Life-size mockup of an Edo-era tobacconist: the wife cleans and presses the tobacco leaves while the husband shreds them to a fine, hair-like consistency. Poster for Peacock cigarettes, ca. 1903; the advertisements and packages of these pre-monopoly private brands were works of art in themselves.

As Western customs came into vogue and cigarettes superseded the elegant kiseru pipe and the decorative tobacco pouch, Rekisai devoted more of his time to miniatures. In this he was egged on by one patron in particular, Minoru Nakata, a shipping company executive and patron of the arts who came up with requests for ever smaller and more elaborate objects to challenge Rekisai's skills. The artist, for his part, was more than happy to rise to the challenge.

Since smoking accessories were a significant part of Rekisai's oeuvre, it makes sense that the Tobacco & Salt Museum would acquire a collection of his work. The tobacco bureau of the Finance Ministry had begun collecting smoking-related art and artifacts back in the early 1930s, making the museum a natural candidate for the Nakata family's vast trove of miniatures.

The Rekisai exhibition alone is reason enough to visit the museum, but while you're at it, do check out the floors devoted to salt and tobacco. Yes, there are rather predictable paeans to the virtues of the tobacco plant and photos of "famous tobacco lovers in Japanese history," but there are also a number of displays that are fascinating in their own right -- everything from a colorful collection of smoking pipes from around the world to an impressive diorama depicting how vast stretches of Japan's coastline were once devoted to salt production.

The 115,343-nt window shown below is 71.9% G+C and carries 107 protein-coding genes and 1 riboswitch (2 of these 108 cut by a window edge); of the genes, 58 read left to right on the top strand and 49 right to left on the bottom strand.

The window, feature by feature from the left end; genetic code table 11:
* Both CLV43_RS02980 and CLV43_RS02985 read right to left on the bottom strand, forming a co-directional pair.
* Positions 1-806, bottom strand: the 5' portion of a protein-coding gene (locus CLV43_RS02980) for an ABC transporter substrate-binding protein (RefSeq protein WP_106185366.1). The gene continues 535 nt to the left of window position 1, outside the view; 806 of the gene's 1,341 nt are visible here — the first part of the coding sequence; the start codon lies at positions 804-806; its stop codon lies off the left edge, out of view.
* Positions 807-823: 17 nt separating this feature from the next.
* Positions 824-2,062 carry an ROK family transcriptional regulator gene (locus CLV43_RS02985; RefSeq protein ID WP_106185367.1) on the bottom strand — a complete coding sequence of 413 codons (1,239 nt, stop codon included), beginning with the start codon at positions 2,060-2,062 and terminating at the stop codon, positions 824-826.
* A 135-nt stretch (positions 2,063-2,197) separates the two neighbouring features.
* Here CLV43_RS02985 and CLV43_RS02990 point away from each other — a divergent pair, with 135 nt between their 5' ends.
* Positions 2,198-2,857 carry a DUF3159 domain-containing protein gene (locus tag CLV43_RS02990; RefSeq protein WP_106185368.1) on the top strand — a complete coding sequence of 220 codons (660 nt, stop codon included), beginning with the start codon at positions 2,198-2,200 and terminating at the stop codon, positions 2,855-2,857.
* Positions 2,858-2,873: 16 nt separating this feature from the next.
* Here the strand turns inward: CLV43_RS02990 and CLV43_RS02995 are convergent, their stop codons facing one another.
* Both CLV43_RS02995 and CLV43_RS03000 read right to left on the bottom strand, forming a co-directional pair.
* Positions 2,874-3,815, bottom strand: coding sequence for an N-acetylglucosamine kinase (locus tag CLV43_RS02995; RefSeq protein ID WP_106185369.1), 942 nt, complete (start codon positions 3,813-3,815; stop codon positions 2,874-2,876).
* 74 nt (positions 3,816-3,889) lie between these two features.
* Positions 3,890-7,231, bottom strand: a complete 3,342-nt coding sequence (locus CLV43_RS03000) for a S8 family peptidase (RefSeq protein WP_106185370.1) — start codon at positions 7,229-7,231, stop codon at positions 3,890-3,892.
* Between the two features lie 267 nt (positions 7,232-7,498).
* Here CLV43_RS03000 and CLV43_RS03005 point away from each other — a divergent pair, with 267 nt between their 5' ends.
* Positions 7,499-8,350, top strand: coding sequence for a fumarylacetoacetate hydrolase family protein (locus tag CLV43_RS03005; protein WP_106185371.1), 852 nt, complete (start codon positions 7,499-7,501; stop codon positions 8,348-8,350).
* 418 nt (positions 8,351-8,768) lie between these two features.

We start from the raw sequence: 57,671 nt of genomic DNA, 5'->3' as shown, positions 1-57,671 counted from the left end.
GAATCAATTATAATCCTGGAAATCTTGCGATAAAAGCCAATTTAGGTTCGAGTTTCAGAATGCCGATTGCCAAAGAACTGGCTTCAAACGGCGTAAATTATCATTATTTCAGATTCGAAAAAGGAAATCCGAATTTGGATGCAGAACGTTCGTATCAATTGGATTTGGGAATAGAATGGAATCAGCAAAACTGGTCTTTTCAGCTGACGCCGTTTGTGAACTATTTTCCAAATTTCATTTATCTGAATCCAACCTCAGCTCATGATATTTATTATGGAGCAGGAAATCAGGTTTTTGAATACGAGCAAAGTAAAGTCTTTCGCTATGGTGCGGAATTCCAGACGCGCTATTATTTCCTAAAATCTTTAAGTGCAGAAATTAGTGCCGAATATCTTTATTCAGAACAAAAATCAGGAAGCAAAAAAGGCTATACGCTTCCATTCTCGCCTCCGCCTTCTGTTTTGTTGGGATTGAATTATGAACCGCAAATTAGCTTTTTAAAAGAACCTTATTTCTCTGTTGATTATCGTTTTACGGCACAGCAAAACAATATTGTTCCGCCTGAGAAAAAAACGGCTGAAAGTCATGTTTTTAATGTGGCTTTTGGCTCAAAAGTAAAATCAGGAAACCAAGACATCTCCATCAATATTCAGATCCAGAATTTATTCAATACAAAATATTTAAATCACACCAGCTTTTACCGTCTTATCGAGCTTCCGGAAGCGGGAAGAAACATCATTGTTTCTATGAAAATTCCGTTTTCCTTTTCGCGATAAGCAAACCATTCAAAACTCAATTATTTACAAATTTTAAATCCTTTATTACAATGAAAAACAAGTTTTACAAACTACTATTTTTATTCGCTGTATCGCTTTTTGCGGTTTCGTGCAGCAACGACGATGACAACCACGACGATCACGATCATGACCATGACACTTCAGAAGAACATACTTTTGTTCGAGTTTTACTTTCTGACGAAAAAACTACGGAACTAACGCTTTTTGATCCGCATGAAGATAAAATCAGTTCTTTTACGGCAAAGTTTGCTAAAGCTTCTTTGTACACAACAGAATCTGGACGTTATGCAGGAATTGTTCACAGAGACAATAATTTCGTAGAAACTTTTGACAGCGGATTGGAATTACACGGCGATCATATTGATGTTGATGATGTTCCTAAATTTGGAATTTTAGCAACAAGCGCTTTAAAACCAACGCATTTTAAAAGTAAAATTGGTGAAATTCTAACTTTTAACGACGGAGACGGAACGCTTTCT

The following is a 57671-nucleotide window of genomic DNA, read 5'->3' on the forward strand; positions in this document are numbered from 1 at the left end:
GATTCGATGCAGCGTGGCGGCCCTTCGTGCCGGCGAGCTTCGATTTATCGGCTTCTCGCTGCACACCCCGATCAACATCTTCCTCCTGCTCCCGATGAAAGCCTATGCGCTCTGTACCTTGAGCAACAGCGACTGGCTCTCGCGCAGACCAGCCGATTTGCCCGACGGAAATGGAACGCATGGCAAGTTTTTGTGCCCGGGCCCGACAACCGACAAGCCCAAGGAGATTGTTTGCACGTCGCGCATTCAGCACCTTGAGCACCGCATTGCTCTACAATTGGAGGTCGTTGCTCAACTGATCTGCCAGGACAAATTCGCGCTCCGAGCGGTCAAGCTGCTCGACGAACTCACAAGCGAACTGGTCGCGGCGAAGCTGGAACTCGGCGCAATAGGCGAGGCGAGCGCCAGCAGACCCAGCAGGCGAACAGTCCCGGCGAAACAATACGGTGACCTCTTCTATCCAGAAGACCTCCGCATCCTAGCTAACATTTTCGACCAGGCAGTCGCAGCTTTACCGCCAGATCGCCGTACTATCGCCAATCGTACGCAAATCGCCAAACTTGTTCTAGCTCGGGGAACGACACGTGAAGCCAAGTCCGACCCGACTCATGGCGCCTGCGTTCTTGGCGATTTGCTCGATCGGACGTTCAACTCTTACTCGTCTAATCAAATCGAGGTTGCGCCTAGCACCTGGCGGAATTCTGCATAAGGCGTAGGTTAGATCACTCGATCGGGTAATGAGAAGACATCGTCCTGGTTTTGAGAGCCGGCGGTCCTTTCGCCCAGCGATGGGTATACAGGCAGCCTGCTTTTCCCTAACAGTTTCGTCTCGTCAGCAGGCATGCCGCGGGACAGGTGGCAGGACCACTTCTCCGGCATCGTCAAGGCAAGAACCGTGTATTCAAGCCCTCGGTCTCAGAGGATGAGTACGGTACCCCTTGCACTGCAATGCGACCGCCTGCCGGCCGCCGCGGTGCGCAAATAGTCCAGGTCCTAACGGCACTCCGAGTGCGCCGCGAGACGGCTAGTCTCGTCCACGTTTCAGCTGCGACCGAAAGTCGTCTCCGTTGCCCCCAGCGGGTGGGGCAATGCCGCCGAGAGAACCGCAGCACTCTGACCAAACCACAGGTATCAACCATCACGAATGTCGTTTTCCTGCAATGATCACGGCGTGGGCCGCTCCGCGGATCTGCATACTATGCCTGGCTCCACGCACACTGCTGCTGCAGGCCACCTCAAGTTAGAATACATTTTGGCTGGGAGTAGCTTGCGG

Even if the museum's appointed mission seems to be to sing the praises of the history and culture of smoking, non-smokers need not fear: smoking in the museum is confined to one of those claustrophobic glass rooms one sees in airport terminals and other public buildings. Or maybe that's one of the exhibits too.


Painting of Mt. Fuji, viewed through a magnifying glass, 0.86 x 2.08 cm; the label provides an idea of its actual size. By Ritsudo Kobayashi.

Ivory storage case, 2.6 x 3.4 x 0.7 cm; it contains a doll whose limbs move, a shamisen bridge, tops that spin, a purse with netsuke attached, and a seal case that comes apart. By Rekisai Kobayashi, Bokkoku Asano and Minoru Nakata.

All images courtesy of the Tobacco & Salt Museum

Kobayashi Rekisai: Art in the Palm of Your Hand
20 November 2010 - 27 February 2011
Tobacco & Salt Museum
Jinnan 1-16-8, Shibuya-ku, Tokyo
Phone: 03-3476-2041
Hours: 10:00 - 18:00 (admission until 17:30) (closed Monday, or the following Tuesday when Monday is a national holiday, and 29 December - 3 January)
Transportation: 10-minute walk from the Hachiko exit of JR Shibuya station
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Alan Gleason
Alan Gleason is a translator, editor and writer based in Tokyo, where he has lived for 25 years. In addition to writing about the Japanese art scene he has edited and translated works on Japanese theater (from kabuki to the avant-garde) and music (both traditional and contemporary).